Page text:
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A Randomized Trial of Sugar-Sweetened Beverages and Adolescent Body Weight
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Details:
  • Pubmed ID:
    22998339
  • Pubmed Central ID:
    PMC3494993
  • Funding:
    1U48DP001946/DP/NCCDPHP CDC HHS/United States
    HD30780/HD/NICHD NIH HHS/United States
    K24 DK082730/DK/NIDDK NIH HHS/United States
    K24DK082730/DK/NIDDK NIH HHS/United States
    M01RR02172/RR/NCRR NIH HHS/United States
    R01 DK073025/DK/NIDDK NIH HHS/United States
    R01DK073025/DK/NIDDK NIH HHS/United States
    UL1 RR025758/RR/NCRR NIH HHS/United States
    UL1RR025758/RR/NCRR NIH HHS/United States
  • Document Type:
  • Collection(s):
  • Description:
    BACKGROUND

    Consumption of sugar-sweetened beverages may cause excessive weight gain. We aimed to assess the effect on weight gain of an intervention that included the provision of noncaloric beverages at home for overweight and obese adolescents.

    METHODS

    We randomly assigned 224 overweight and obese adolescents who regularly consumed sugar-sweetened beverages to experimental and control groups. The experimental group received a 1-year intervention designed to decrease consumption of sugar-sweetened beverages, with follow-up for an additional year without intervention. We hypothesized that the experimental group would gain weight at a slower rate than the control group.

    RESULTS

    Retention rates were 97% at 1 year and 93% at 2 years. Reported consumption of sugar-sweetened beverages was similar at baseline in the experimental and control groups (1.7 servings per day), declined to nearly 0 in the experimental group at 1 year, and remained lower in the experimental group than in the control group at 2 years. The primary outcome, the change in mean body-mass index (BMI, the weight in kilograms divided by the square of the height in meters) at 2 years, did not differ significantly between the two groups (change in experimental group minus change in control group, −0.3; P = 0.46). At 1 year, however, there were significant between-group differences for changes in BMI (−0.57, P = 0.045) and weight (−1.9 kg, P = 0.04). We found evidence of effect modification according to ethnic group at 1 year (P = 0.04) and 2 years (P = 0.01). In a prespecified analysis according to ethnic group, among Hispanic participants (27 in the experimental group and 19 in the control group), there was a significant between-group difference in the change in BMI at 1 year (−1.79, P = 0.007) and 2 years (−2.35, P = 0.01), but not among non-Hispanic participants (P>0.35 at years 1 and 2). The change in body fat as a percentage of total weight did not differ significantly between groups at 2 years (−0.5%, P = 0.40). There were no adverse events related to study participation.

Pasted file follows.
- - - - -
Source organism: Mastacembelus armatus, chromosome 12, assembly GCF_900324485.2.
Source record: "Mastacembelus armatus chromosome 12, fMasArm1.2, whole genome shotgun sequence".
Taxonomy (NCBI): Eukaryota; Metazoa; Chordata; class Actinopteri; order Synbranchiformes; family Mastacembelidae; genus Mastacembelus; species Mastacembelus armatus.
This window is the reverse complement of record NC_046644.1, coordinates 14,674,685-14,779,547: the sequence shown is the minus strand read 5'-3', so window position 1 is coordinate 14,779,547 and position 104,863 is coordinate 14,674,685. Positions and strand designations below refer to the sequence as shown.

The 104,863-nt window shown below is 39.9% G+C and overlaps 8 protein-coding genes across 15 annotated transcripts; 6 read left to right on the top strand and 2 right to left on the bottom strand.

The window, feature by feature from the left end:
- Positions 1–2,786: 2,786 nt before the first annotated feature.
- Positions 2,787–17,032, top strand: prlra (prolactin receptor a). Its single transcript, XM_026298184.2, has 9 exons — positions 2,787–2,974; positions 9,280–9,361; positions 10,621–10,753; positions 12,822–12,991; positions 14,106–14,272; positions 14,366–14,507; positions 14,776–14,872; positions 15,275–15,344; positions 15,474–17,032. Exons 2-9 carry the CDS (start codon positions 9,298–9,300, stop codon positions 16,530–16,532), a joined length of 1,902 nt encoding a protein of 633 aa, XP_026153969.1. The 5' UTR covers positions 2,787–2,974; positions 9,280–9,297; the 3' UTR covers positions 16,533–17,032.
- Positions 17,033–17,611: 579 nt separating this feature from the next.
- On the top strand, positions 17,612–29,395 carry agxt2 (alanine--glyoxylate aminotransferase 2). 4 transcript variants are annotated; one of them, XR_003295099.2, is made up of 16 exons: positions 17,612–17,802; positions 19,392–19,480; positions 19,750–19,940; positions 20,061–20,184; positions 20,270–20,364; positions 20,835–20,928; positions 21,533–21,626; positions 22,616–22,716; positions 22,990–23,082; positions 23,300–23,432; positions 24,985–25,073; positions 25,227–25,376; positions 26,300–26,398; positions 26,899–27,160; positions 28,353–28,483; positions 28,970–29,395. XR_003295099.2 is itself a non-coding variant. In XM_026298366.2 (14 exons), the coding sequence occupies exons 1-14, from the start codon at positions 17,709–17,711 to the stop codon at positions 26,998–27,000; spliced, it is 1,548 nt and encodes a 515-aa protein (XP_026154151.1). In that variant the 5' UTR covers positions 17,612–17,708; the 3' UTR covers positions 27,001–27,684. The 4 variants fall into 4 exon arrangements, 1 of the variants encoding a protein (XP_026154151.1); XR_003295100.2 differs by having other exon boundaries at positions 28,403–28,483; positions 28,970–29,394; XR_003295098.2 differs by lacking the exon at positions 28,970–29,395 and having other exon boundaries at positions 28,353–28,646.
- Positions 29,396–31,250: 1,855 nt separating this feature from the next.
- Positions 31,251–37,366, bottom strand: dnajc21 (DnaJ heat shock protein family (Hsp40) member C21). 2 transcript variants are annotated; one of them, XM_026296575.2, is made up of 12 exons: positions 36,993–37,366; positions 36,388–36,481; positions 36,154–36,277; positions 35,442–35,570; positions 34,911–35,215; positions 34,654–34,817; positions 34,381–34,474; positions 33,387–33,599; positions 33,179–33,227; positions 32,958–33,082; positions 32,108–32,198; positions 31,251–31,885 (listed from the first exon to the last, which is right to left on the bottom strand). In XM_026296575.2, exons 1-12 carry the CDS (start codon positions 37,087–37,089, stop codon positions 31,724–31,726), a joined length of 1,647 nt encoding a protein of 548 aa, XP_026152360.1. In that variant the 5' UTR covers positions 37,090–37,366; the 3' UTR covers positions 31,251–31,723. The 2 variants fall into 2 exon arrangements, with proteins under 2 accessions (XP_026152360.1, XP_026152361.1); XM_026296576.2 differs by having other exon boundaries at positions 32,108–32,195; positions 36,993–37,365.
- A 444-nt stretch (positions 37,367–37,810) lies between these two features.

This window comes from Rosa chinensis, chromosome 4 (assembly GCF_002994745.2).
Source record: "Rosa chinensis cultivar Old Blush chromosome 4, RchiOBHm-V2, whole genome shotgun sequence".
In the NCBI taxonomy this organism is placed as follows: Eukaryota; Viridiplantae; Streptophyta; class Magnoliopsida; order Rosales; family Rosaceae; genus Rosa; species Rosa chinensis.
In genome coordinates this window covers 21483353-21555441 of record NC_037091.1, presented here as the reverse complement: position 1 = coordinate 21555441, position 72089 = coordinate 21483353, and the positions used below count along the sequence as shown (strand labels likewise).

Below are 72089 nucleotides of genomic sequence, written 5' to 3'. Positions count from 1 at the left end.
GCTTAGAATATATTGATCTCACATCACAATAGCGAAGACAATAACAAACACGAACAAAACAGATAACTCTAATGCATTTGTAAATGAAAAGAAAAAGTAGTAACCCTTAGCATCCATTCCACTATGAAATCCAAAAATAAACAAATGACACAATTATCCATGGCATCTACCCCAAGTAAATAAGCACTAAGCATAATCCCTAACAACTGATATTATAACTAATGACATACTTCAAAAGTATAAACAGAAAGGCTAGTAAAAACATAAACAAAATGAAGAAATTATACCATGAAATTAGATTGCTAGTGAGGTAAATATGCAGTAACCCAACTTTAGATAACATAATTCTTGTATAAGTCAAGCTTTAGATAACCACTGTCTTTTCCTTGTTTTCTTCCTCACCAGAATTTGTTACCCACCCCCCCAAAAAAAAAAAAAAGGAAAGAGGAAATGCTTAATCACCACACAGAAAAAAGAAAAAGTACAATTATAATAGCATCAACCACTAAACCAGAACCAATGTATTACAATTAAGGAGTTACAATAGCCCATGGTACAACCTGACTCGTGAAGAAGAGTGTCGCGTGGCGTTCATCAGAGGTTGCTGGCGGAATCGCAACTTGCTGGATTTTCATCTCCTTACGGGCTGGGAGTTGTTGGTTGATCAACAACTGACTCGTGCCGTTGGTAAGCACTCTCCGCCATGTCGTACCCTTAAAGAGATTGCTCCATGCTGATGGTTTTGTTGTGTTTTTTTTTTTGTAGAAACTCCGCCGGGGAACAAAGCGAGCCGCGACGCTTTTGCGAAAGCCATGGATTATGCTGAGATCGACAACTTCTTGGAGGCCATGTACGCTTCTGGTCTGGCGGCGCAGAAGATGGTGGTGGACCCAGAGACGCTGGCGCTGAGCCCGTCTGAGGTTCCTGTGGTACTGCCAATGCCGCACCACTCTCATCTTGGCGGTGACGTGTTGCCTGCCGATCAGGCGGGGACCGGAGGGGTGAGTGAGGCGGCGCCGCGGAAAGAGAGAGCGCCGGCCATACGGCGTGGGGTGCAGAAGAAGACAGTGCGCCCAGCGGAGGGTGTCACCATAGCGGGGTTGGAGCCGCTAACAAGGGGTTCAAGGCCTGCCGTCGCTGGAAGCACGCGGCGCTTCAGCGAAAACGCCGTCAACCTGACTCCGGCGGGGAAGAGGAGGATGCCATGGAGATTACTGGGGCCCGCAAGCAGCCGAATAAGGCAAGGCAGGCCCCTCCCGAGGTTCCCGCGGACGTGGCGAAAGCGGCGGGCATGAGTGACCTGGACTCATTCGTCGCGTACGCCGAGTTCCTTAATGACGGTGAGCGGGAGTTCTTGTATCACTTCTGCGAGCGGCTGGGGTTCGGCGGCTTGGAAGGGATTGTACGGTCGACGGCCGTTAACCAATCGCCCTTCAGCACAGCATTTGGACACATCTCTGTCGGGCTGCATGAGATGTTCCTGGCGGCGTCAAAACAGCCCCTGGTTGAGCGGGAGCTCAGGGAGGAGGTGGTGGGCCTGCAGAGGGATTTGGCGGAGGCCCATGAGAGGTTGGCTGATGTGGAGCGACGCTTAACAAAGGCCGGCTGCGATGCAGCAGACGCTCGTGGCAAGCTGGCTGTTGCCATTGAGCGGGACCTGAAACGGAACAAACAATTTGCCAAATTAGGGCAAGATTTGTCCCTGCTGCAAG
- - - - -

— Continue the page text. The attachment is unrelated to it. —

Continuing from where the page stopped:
CONCLUSIONS

    Among overweight and obese adolescents, the increase in BMI was smaller in the experimental group than in the control group after a 1-year intervention designed to reduce consumption of sugar-sweetened beverages, but not at the 2-year follow-up (the prespecified primary outcome). (Funded by the National Institute of Diabetes and Digestive and Kidney Diseases and others; ClinicalTrials.gov number, NCT00381160.)